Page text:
Entrepreneurs across India used the pandemic to rethink and shift their business strategy. We speak to three women entrepreneurs who challenged the impact of the pandemic and grew into stronger initiatives.
Chindu Treasa Benny, Kalavai
Kalavai is a startup into handcrafted gifts from eco-friendly things. From home decor to jewellery the small business is focussed on being sustainable. “Our entire collections so far are made with dried natural flowers preserved in resin . The product categories include accessories (necklace, bracelets, rings etc) and home decor such as multipurpose teak wood tray and natural flower preserved paperweight made in collaboration with artisans in Channapatna. Benny says in future she would like to associate with other artisans across the country to bring new dimensions to her brand, launching other product ranges and thereby making sustainability a lifestyle.
“It was challenging initially, finding out karigars who can bring up the quality I required.” Since travelling was limited due to COVID coordinating with craftsmen was really difficult. She also was hit by changed in algorithms. But soon enough Benny set up her own site, decoupling from being a social media driven business.
Now she checks her audiences and analyses their patterns in a deep insightful way. “Google analytics currently I am using, and it helped me to track no of users at a specific time, the audience . And also it helped to analyse their location from where they are viewing.”
As her brand grows, Benny will be planning a protracted advertising strategy with keywords.
Shweta Dalmia, Climapreneur
“I share stories, experiences and learnings of Entrepreneurs driving Climate Action.” Storytelling is central to entrepreneurship in the new world, says Dalmia who started talking about these issues when no one else was. “We share with the world how climate action adds meaning and purpose to life. My goal is to reach to a larger audience, to collaborate, to partner with more and more business , individuals, government bodies weaving conversations around Meaningful Climate Action.”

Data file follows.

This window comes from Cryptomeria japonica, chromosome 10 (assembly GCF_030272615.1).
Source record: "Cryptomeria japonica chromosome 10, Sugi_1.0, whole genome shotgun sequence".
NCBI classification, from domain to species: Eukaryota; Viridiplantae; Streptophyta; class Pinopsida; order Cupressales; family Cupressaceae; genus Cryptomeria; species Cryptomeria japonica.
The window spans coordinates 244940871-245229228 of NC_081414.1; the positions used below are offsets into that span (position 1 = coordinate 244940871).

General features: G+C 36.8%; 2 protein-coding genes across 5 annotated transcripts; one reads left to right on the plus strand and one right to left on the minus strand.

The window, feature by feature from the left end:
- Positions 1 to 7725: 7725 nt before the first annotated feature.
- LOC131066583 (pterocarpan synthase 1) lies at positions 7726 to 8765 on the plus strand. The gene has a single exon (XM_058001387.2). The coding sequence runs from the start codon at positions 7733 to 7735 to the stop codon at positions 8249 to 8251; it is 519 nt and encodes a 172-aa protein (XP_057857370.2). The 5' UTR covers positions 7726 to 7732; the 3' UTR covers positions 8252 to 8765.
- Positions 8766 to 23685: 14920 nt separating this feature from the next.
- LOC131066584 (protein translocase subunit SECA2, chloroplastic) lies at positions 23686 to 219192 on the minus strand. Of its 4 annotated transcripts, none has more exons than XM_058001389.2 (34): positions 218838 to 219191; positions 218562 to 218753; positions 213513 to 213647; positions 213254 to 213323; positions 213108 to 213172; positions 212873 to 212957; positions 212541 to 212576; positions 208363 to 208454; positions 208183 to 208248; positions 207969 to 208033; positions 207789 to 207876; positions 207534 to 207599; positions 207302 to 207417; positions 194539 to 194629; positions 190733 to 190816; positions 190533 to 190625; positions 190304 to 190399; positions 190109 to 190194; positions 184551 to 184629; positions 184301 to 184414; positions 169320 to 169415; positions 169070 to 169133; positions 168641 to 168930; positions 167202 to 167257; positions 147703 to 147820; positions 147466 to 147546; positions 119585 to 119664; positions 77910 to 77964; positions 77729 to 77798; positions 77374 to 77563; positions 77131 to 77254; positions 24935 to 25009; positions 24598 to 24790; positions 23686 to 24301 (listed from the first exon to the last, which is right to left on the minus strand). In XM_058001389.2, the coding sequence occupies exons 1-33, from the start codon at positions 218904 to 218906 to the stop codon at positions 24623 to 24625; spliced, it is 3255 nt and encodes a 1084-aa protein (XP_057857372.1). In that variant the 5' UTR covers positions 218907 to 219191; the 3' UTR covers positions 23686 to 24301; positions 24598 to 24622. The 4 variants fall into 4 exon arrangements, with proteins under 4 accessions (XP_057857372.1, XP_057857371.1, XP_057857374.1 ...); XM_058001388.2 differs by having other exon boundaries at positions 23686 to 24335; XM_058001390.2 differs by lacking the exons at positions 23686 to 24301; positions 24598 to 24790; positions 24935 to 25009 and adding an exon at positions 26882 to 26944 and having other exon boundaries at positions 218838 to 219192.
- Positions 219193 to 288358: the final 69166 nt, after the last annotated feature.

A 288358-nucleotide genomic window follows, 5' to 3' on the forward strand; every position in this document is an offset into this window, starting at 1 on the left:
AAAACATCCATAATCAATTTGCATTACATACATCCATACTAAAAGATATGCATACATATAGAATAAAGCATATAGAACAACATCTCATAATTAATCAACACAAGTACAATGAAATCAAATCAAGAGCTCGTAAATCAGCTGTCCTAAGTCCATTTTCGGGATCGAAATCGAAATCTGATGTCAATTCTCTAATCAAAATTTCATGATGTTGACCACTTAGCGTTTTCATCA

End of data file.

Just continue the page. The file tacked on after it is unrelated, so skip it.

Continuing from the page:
As for most content spaces, staying specific is very useful and it helps navigate complexities. “We are working in a niche category. A category that is still not completely defined.” But Dalmia sees big potential. She is having conversations few are having in India. At times she was advised to drop her idea but Dalmia persisted. “Some people told me this is something you should do part time because you can never earn money with it. This is just a hobby. It won’t work. So yes, it was a challenge.”
Dalmia’s courage to continue is commendable. She is now building her voice and brand on audio, which is a strong and growing market for content. “One of the prominent tools we have used is Google Podcast Manager. It has enabled us to reach to a larger audience.”
Even as Dalmia experiments with new business models, she says, using new tools is central to her work routine. “That has definitely paid off.”
Gayatri Gandhi, Joy Factory
She gets into action when people are tired of cluttered homes and spaces. “At Joy Factory, we provide decluttering and organising services based on the KonMari Method and our home-grown approach,” says Gandhi.
“These include sessions customised to the clients’ needs and requirements vis-à-vis the space they are operating in.” These sessions vary from 3-5 hours at a time depending on the project’s requirement. Along with this, Gandhi has been conducting workshops – both online and offline for individuals as well as corporates. “We are also designing KonMari inspired closets. We have some exciting prospects in the pipeline which include customised merchandise, a training academy, organising products and a whole lot more.”
Challenges in Gandhi’s journey have been many. From regular start-up challenges like not having funds, multi-tasking, explaining this concept to clients, to trying to create a business model. “Many times, when I explained to people that I was a certified KonMari consultant, and that I would help them declutter and organise so they replied saying ‘oh! toh aap safai karengi!’”
However, her biggest challenge was that my friends and extended family not only questioned this business idea but went a step ahead and discouraged me at every step saying ‘this won’t work / no one will pay for a service like this / you should think of doing something else’.
“But this challenge, now looking back, has also became my greatest learning. The world is full of people who are waiting to discourage you or will not see your progress.”
She says the naysayers pushed her to experiment even more. As a business that needs more and more local growth, Gandhi is turning to listing on Google so she can get more business. Since her concept is new, Gandhi is constantly tinkering to make incremental changes based on customer feedback.
Here’s wishing these entrepreneurs a great pivot and success with all these unique ideas.
This article is in partnership with Google